Imitation is the highest form of flattery, they say. That was the case for me this week as I discovered my article based on an interview with Troyer Ventures for a Webtech Wireless award application has appeared (in print) in the BC Tech magazine. How did I not know that?

 

Distracted Driving: Legislate or Implement? reveals the connection between the recent settlement by Coca-Cola to a Texas woman injured when struck by a Coca-Cola truck driver who was on the phone while driving. I created a new image for this because we agreed that, on a scale of one to ten for suitability, my “Telematics: It’s the Real-Time Thing” probably rated a nine.

 

Is Your Favourite Summer Sport Covered? advises you to, before undertaking a dangerous summer sport, consider whether or not your extended coverage includes extreme sports.

 

Summer Driving Tips describes some tips provided by ICBC to help keep the roads safer this summer for both drivers and cyclists. It’s a good news story.

 

Distracted Driving: Legislate or Implement?

Distracted drivers cost Coca-cola dearly

Faulted for its inadequate cell phone driving policy, Coca-Cola has been held responsible to the tune of $21 million by a Texas jury. Coca-Cola’s driving troubles began in 2010 when a 37-year-old woman was badly injured in Corpis Christi by a Coca-Cola driver who was using a cell phone at the time of the accident. Injury attorney, Thomas J. Henry, commented, “From the time I took the Coca-Cola driver’s testimony and obtained the company’s inadequate cell phone driving policy, I knew we had a corporate giant with a huge safety problem on [its] hands”. The news doesn’t say whether the call was personal or work related, and presumably from the standpoint of litigation, that’s irrelevant.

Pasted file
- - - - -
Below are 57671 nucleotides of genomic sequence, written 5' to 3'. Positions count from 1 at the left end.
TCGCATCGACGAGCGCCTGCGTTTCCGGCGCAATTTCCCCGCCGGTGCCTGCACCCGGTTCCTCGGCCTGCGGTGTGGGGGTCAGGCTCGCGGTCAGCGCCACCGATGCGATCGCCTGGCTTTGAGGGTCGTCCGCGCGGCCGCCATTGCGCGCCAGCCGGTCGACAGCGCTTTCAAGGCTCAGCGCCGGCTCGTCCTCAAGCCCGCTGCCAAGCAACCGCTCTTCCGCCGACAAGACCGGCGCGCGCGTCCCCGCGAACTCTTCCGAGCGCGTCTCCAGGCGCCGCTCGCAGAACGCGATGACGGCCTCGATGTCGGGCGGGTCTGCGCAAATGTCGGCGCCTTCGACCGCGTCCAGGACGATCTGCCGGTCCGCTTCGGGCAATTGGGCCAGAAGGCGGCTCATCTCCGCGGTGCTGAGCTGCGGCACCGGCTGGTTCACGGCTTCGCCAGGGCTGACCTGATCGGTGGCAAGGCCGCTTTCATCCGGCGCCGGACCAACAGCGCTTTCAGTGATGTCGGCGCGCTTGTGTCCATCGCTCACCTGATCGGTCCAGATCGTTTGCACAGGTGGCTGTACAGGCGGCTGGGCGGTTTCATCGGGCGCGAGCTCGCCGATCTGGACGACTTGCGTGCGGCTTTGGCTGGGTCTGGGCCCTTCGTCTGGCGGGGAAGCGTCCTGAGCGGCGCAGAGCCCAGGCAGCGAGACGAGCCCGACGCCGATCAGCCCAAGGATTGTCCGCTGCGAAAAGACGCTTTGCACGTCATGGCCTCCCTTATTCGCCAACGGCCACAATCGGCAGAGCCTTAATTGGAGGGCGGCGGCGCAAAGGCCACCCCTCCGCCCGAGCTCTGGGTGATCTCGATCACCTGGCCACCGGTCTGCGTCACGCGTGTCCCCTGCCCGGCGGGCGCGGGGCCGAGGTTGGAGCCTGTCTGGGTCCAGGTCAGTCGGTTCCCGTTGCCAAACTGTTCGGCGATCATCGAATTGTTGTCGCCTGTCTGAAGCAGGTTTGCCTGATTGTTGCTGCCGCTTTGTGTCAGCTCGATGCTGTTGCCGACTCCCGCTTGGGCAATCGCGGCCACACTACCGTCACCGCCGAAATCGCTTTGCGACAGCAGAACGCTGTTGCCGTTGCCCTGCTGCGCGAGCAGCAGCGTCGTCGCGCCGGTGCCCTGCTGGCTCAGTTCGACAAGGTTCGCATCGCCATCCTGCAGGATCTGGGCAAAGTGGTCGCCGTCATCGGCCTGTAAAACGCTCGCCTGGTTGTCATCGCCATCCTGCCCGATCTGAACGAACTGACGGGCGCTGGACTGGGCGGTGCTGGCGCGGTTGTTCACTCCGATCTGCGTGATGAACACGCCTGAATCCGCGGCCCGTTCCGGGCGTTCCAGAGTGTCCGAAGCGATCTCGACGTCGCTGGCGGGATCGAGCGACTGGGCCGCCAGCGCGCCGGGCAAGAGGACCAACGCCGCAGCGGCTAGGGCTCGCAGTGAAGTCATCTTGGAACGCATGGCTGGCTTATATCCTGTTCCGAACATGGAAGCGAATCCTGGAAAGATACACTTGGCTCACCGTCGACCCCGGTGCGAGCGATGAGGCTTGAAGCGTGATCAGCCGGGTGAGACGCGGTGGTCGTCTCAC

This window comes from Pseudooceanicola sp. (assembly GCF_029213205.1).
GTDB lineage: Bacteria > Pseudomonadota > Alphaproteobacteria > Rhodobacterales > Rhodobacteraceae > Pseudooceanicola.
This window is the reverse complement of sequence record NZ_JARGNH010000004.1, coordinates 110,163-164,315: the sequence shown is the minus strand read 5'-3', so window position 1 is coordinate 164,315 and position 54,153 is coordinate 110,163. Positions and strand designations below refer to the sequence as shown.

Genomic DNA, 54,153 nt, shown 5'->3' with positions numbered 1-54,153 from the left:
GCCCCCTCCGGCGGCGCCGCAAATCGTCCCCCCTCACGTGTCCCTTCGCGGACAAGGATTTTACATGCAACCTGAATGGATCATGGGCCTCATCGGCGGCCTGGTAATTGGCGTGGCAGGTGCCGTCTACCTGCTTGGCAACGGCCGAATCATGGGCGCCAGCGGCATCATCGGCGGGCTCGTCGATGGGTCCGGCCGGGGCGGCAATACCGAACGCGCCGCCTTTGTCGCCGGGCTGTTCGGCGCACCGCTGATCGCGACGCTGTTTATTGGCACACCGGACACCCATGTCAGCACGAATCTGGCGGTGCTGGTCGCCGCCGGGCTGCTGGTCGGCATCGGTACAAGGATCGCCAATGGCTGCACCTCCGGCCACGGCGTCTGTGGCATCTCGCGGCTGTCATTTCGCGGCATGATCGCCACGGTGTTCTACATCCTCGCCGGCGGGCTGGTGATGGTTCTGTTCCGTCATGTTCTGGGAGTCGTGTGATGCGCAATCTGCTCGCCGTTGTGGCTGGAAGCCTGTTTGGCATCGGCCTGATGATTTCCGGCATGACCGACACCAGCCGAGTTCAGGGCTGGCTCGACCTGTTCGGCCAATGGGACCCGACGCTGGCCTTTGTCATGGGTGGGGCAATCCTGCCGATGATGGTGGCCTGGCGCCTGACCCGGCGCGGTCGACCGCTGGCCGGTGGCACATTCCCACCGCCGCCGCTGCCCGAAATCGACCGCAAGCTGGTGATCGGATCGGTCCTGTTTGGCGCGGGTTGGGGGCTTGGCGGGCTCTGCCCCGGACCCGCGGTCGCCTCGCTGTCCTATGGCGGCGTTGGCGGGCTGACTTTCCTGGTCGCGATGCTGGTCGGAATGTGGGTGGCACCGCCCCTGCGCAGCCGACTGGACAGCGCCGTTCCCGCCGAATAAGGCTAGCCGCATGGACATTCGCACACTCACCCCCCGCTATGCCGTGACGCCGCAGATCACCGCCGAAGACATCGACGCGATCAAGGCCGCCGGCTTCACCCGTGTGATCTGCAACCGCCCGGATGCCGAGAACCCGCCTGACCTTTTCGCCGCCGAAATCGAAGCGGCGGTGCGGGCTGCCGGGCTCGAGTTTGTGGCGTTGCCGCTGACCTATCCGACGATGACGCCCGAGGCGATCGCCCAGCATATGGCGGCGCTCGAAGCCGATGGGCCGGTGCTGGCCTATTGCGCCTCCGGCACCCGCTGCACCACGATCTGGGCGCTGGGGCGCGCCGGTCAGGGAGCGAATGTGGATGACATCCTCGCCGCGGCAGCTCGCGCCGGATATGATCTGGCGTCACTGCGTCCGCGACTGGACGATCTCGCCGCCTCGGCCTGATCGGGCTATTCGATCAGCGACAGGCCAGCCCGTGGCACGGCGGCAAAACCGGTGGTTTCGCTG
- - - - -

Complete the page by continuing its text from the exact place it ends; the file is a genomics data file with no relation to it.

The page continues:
“We have accepted responsibility for the accident. We understand that this verdict is a response to a plea from plaintiff’s counsel to the jury to ban all cell phone use while driving.”
—Statement released by Coca-Cola after the verdict

Coca-Cola has two big problems: lost revenue and a damaged public reputation—its bright red trucks are as ubiquitous on the streets as the famous beverage is at meals. The broader implications mean that corporations will be racing to shore up liability risks by drafting tougher policies on company cell phone use. As it is, governments too are under pressure to legislate against driver cell phone and texting.

But where does this leave fleet managers who need real-time communication with their drivers during the working day? There are an estimated 1.2 million trucking companies in the U.S.—the majority of companies with 20 or fewer trucks. In Canada, over 227,000 Canadian truck drivers make trucking one of the top occupations in that country. With so many trucking companies and drivers, how can any kind of safety policy really be effective? A substantive shift is needed in which cell phones no longer play any part in fleet communications.